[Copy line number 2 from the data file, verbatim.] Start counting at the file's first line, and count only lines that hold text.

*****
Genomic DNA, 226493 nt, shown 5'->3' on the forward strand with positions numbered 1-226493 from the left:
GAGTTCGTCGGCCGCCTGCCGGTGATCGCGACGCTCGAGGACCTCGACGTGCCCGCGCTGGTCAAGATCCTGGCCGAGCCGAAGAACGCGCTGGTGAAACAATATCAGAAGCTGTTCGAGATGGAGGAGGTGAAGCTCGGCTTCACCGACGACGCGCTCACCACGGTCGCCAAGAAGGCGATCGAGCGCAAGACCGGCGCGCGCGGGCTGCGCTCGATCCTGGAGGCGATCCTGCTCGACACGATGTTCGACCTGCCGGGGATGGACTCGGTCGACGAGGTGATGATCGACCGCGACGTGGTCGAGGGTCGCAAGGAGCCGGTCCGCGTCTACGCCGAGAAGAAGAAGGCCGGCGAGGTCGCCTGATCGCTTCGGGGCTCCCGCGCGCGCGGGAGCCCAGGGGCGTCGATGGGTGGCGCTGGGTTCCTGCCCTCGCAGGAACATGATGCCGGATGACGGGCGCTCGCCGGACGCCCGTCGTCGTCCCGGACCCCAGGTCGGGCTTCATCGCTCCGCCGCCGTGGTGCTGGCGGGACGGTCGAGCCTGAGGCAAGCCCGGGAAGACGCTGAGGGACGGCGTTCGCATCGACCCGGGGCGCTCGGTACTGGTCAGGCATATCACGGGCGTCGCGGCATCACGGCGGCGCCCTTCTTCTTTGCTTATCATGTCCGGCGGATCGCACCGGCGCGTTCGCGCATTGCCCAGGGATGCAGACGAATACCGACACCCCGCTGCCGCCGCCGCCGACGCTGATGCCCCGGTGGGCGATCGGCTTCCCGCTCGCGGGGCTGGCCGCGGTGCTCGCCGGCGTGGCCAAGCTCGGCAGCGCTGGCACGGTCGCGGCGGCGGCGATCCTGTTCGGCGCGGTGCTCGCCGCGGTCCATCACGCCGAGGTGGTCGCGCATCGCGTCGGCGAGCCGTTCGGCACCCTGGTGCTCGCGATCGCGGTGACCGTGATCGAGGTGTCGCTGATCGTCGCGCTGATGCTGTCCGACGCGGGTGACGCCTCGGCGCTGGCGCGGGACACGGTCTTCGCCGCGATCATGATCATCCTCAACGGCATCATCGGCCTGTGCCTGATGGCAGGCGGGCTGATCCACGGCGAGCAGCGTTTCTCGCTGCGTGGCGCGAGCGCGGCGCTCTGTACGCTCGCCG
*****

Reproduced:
GAGTTCGTCGGCCGCCTGCCGGTGATCGCGACGCTCGAGGACCTCGACGTGCCCGCGCTGGTCAAGATCCTGGCCGAGCCGAAGAACGCGCTGGTGAAACAATATCAGAAGCTGTTCGAGATGGAGGAGGTGAAGCTCGGCTTCACCGACGACGCGCTCACCACGGTCGCCAAGAAGGCGATCGAGCGCAAGACCGGCGCGCGCGGGCTGCGCTCGATCCTGGAGGCGATCCTGCTCGACACGATGTTCGACCTGCCGGGGATGGACTCGGTCGACGAGGTGATGATCGACCGCGACGTGGTCGAGGGTCGCAAGGAGCCGGTCCGCGTCTACGCCGAGAAGAAGAAGGCCGGCGAGGTCGCCTGATCGCTTCGGGGCTCCCGCGCGCGCGGGAGCCCAGGGGCGTCGATGGGTGGCGCTGGGTTCCTGCCCTCGCAGGAACATGATGCCGGATGACGGGCGCTCGCCGGACGCCCGTCGTCGTCCCGGACCCCAGGTCGGGCTTCATCGCTCCGCCGCCGTGGTGCTGGCGGGACGGTCGAGCCTGAGGCAAGCCCGGGAAGACGCTGAGGGACGGCGTTCGCATCGACCCGGGGCGCTCGGTACTGGTCAGGCATATCACGGGCGTCGCGGCATCACGGCGGCGCCCTTCTTCTTTGCTTATCATGTCCGGCGGATCGCACCGGCGCGTTCGCGCATTGCCCAGGGATGCAGACGAATACCGACACCCCGCTGCCGCCGCCGCCGACGCTGATGCCCCGGTGGGCGATCGGCTTCCCGCTCGCGGGGCTGGCCGCGGTGCTCGCCGGCGTGGCCAAGCTCGGCAGCGCTGGCACGGTCGCGGCGGCGGCGATCCTGTTCGGCGCGGTGCTCGCCGCGGTCCATCACGCCGAGGTGGTCGCGCATCGCGTCGGCGAGCCGTTCGGCACCCTGGTGCTCGCGATCGCGGTGACCGTGATCGAGGTGTCGCTGATCGTCGCGCTGATGCTGTCCGACGCGGGTGACGCCTCGGCGCTGGCGCGGGACACGGTCTTCGCCGCGATCATGATCATCCTCAACGGCATCATCGGCCTGTGCCTGATGGCAGGCGGGCTGATCCACGGCGAGCAGCGTTTCTCGCTGCGTGGCGCGAGCGCGGCGCTCTGTACGCTCGCCG